Much of the appeal of Æon Flux is her elusiveness and the ambiguity of her back-story. Peter Chung actually never explains who Æon is or where she comes from. Rather, Chung portrays the embodiment of who she is by her actions, beliefs, and the nature her relationships with others throughout the series. Mysterious, visceral, and seemingly amoral, Æon answers to no one and adamantly refuses to be controlled. In The Purge, an episode which directly tackles the issue of Æon’s motivations and psyche, she faces the dilemma of having possibly been implanted with a custodian – a device which gives a conscience to those that have none. During her banter with arch-nemesis Trevor Goodchild, Æon warns, “Don't make the mistake of fencing with me! I know who I am and what I am still capable of.” Trevor goads her on, asking Æon why she doesn’t just kill him. She snaps, “Just because I don’t feel like doing something doesn’t mean I’m not capable of doing it…I have no conscience – you know what I mean.” Staggeringly self-assured and fiercely independent, Æon superbly asserts herself and rejects the idea of being controlled. Even if she has been implanted with the conscious-granting custodian (which is never actually revealed in the episode), Æon’s true nature endures.

Equally revealing is the episode The Demiurge, in which Æon Flux and Trevor Goodchild fight over the fate of a supreme being with deific powers after which the episode is named. After a day of battle and bloodshed, Æon is approached by the female companion of a fallen soldier. The woman, distraught and begging for answers, continues to pester her for information until Æon finally retorts “We won. We must have been right…What I know? He said the light was beautiful – yes, it was. No use, see? Because the truth isn’t even pretty. What else? Oh, right: love isn't the answer…it's the problem.” Such convictions portray that Æon is very disenchanted with the notion of love and harmony, which is exemplified by her crusade to dispose of the Demiurge, the entity which Trevor promises will “change everything” and bring eternal peace to the fictional world in which they live.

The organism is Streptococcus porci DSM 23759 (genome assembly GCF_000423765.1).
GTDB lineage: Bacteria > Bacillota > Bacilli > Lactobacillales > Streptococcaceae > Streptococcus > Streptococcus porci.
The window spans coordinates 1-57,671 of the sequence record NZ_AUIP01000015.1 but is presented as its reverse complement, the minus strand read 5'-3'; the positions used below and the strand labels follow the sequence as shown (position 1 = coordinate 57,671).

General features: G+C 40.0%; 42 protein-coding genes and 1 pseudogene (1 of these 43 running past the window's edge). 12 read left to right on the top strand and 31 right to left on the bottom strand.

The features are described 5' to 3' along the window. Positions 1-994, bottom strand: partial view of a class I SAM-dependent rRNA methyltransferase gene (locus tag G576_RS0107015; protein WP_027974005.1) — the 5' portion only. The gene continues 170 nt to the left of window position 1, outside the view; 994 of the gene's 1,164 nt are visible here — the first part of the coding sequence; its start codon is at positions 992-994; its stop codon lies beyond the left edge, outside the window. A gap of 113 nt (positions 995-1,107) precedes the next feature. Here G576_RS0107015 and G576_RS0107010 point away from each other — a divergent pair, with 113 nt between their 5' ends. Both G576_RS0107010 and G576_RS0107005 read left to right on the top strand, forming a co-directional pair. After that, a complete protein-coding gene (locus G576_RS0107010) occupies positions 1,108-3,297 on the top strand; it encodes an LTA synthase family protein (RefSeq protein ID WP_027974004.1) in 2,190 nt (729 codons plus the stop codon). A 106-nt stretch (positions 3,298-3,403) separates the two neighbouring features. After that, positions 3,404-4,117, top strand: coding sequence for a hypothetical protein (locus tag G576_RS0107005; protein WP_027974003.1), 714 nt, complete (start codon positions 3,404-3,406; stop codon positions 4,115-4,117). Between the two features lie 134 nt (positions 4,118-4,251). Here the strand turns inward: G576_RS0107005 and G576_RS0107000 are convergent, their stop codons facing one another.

Tension abounds during the final confrontation between Æon Flux and Trevor Goodchild in The Demiurge. A compelling dialogue propels the face-off:

Trevor: You! You drove [the Demiurge] out! Alright, you got it! You got what you wanted! So you answer to no-one?!
[Æon points her gun at him]
Trevor: Are you out of your mind?!
Æon: The only reason I don't shoot you has nothing to do with duty or principle, it's simply a matter of knowing who I am.
Trevor: Is that why you won’t let it see you? Why you can’t bear the gaze? Because you've done terrible things? Then there are the transgressions you never even knew you’d committed. Those are the worst, because those you can never forget. All you can do is suspect...
Æon: I'm not in the habit of arguing over the color of red herrings!

Such illuminating sentiments indicate that Æon is devoid of morals and principles – she simply does what she wants, regardless of the consequences. Governed by her instincts, drives, and desires, Æon gives little thought anything or anyone else.

Æon Flux’s complicated psyche is perhaps most notably illustrated by her relationship with true love/arch-nemesis, Trevor Goodchild. Throughout the series, Æon and Trevor enjoy a highly antagonistic, yet openly wanton attraction for each other. Glimpses into moments of tenderness indicate that both characters deeply care for one another; however, neither Æon nor Trevor would ever admit this, least of all to themselves (and in fact take great pains to avoid doing so). The crux of this dichotomy is that Æon and Trevor seem to be the only ones who can keep learning the games the other one plays. A relationship epitomizing mutual addiction and dysfunction, the duo do terrible things to each other. Aside from Æon’s love-hate affair with Trevor, her relationships tend to be short-lived, volatile, and exploitative (in Æon’s favor, of course). An opportunistic, cunning, and unrelenting woman, Æon refuses to indulge in anything (including relationships with other people) that will not serve her objectives.